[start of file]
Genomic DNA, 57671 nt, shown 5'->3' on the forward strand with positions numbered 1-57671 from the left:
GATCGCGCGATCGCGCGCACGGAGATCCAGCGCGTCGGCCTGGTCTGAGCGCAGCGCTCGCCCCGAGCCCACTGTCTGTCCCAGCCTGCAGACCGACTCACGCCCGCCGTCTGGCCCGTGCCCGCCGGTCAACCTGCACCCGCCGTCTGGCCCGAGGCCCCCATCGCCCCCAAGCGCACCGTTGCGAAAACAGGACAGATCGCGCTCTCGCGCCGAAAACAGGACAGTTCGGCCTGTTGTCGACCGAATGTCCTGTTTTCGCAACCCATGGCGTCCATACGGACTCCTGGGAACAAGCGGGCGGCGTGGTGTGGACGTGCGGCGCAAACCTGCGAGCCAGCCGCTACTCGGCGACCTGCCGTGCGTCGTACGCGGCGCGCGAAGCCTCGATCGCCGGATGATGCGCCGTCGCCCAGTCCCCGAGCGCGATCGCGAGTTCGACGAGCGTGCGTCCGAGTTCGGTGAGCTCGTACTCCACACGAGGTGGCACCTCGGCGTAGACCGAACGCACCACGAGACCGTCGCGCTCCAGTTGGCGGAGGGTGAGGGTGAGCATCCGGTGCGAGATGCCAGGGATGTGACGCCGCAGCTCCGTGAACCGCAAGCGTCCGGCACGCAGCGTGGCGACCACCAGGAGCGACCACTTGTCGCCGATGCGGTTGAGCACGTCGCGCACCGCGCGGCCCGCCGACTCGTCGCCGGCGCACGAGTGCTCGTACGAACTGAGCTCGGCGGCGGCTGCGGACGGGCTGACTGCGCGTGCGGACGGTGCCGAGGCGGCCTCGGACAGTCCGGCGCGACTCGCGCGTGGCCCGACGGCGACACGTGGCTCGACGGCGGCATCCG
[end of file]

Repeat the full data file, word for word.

Genomic DNA, 57671 nt, shown 5'->3' on the forward strand with positions numbered 1-57671 from the left:
GATCGCGCGATCGCGCGCACGGAGATCCAGCGCGTCGGCCTGGTCTGAGCGCAGCGCTCGCCCCGAGCCCACTGTCTGTCCCAGCCTGCAGACCGACTCACGCCCGCCGTCTGGCCCGTGCCCGCCGGTCAACCTGCACCCGCCGTCTGGCCCGAGGCCCCCATCGCCCCCAAGCGCACCGTTGCGAAAACAGGACAGATCGCGCTCTCGCGCCGAAAACAGGACAGTTCGGCCTGTTGTCGACCGAATGTCCTGTTTTCGCAACCCATGGCGTCCATACGGACTCCTGGGAACAAGCGGGCGGCGTGGTGTGGACGTGCGGCGCAAACCTGCGAGCCAGCCGCTACTCGGCGACCTGCCGTGCGTCGTACGCGGCGCGCGAAGCCTCGATCGCCGGATGATGCGCCGTCGCCCAGTCCCCGAGCGCGATCGCGAGTTCGACGAGCGTGCGTCCGAGTTCGGTGAGCTCGTACTCCACACGAGGTGGCACCTCGGCGTAGACCGAACGCACCACGAGACCGTCGCGCTCCAGTTGGCGGAGGGTGAGGGTGAGCATCCGGTGCGAGATGCCAGGGATGTGACGCCGCAGCTCCGTGAACCGCAAGCGTCCGGCACGCAGCGTGGCGACCACCAGGAGCGACCACTTGTCGCCGATGCGGTTGAGCACGTCGCGCACCGCGCGGCCCGCCGACTCGTCGCCGGCGCACGAGTGCTCGTACGAACTGAGCTCGGCGGCGGCTGCGGACGGGCTGACTGCGCGTGCGGACGGTGCCGAGGCGGCCTCGGACAGTCCGGCGCGACTCGCGCGTGGCCCGACGGCGACACGTGGCTCGACGGCGGCATCCG